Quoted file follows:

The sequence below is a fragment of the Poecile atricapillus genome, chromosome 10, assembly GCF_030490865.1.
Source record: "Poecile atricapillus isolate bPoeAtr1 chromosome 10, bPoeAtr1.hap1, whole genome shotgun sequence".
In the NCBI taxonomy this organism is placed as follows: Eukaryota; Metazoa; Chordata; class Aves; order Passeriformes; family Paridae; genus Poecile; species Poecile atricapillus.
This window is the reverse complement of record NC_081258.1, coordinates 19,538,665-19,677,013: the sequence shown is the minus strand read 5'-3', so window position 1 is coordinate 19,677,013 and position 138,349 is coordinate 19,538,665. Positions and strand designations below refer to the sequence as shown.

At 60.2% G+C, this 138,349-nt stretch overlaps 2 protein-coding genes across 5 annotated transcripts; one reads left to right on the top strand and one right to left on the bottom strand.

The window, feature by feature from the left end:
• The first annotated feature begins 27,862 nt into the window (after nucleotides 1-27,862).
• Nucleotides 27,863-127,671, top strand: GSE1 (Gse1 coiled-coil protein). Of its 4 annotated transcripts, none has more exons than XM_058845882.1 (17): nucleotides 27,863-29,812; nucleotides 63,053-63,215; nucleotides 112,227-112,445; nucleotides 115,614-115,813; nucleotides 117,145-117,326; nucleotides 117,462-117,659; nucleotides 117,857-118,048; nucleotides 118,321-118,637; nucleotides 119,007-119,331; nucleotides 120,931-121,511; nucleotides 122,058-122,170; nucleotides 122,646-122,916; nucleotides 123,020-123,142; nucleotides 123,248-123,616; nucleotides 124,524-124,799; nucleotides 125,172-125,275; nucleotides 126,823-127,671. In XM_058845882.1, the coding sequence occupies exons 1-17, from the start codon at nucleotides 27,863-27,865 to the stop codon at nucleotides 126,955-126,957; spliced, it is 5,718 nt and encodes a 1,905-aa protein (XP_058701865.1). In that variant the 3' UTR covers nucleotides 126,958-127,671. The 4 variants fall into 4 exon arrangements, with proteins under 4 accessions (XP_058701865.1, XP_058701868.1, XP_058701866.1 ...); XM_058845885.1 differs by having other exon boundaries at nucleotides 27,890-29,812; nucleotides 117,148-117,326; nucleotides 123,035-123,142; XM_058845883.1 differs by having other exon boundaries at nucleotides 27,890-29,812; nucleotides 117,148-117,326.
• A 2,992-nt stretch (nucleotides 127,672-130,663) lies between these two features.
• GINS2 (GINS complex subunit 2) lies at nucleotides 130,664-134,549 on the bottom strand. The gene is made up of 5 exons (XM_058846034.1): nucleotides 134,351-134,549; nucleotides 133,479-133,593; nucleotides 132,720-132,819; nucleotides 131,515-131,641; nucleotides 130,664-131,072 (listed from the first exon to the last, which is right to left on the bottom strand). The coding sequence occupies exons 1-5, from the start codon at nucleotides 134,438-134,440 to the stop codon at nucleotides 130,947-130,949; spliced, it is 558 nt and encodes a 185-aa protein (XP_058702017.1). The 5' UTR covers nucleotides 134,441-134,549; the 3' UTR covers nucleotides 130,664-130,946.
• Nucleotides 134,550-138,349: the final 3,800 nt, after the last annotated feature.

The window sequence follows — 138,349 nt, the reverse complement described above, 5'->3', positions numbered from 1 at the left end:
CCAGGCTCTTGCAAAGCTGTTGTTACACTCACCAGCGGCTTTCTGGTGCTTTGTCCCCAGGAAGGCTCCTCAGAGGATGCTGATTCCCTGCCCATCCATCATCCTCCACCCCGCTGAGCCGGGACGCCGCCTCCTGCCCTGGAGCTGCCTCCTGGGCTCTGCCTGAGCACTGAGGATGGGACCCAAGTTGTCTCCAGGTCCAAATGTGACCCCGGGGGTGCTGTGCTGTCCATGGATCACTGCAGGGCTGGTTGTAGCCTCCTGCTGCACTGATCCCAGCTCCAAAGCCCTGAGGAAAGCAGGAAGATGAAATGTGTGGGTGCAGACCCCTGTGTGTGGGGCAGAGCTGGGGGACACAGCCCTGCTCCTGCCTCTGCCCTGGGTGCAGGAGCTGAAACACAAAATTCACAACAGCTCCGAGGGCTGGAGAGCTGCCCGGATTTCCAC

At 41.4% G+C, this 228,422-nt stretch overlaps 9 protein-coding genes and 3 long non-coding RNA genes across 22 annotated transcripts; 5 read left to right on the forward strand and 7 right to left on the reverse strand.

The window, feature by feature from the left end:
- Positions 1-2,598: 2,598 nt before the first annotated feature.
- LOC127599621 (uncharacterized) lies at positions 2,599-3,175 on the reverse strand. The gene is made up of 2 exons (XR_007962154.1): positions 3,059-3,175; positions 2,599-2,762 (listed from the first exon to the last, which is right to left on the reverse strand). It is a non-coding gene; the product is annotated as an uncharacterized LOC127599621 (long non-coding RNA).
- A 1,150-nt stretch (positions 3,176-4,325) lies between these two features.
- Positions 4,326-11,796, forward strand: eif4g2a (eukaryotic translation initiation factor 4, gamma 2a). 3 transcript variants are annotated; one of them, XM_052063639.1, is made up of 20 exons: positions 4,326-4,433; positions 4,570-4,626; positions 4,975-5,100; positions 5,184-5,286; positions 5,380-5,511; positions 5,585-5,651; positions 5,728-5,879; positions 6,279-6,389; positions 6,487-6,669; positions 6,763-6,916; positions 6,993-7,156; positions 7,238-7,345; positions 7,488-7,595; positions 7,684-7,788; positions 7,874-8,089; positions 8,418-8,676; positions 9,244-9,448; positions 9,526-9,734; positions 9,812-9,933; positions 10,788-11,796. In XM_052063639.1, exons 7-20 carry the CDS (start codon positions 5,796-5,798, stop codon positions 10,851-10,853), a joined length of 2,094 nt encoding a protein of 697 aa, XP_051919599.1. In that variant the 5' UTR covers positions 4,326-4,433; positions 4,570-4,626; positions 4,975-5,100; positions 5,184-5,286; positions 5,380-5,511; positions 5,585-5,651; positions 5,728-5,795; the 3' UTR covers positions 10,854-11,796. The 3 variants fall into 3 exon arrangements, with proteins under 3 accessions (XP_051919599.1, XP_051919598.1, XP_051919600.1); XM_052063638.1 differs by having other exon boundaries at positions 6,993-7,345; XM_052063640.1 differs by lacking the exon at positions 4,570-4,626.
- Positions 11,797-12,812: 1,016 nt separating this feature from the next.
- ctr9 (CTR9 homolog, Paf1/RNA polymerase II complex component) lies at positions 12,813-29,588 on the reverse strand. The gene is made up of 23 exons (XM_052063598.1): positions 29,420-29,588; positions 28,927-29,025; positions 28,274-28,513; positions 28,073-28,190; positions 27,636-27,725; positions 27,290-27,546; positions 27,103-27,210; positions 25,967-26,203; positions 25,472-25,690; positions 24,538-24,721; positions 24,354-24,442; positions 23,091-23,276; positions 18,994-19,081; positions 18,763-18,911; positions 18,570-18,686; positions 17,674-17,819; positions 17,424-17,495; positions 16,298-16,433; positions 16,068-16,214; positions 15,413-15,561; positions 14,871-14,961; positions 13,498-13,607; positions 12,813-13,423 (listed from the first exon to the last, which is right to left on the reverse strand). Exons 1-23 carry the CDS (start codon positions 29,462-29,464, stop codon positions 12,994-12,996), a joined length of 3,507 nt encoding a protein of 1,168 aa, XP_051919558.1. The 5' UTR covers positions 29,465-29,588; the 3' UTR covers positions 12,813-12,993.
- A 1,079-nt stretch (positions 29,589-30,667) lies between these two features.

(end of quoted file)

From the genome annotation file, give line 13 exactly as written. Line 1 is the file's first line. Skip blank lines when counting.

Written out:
CCAGGCTCTTGCAAAGCTGTTGTTACACTCACCAGCGGCTTTCTGGTGCTTTGTCCCCAGGAAGGCTCCTCAGAGGATGCTGATTCCCTGCCCATCCATCATCCTCCACCCCGCTGAGCCGGGACGCCGCCTCCTGCCCTGGAGCTGCCTCCTGGGCTCTGCCTGAGCACTGAGGATGGGACCCAAGTTGTCTCCAGGTCCAAATGTGACCCCGGGGGTGCTGTGCTGTCCATGGATCACTGCAGGGCTGGTTGTAGCCTCCTGCTGCACTGATCCCAGCTCCAAAGCCCTGAGGAAAGCAGGAAGATGAAATGTGTGGGTGCAGACCCCTGTGTGTGGGGCAGAGCTGGGGGACACAGCCCTGCTCCTGCCTCTGCCCTGGGTGCAGGAGCTGAAACACAAAATTCACAACAGCTCCGAGGGCTGGAGAGCTGCCCGGATTTCCAC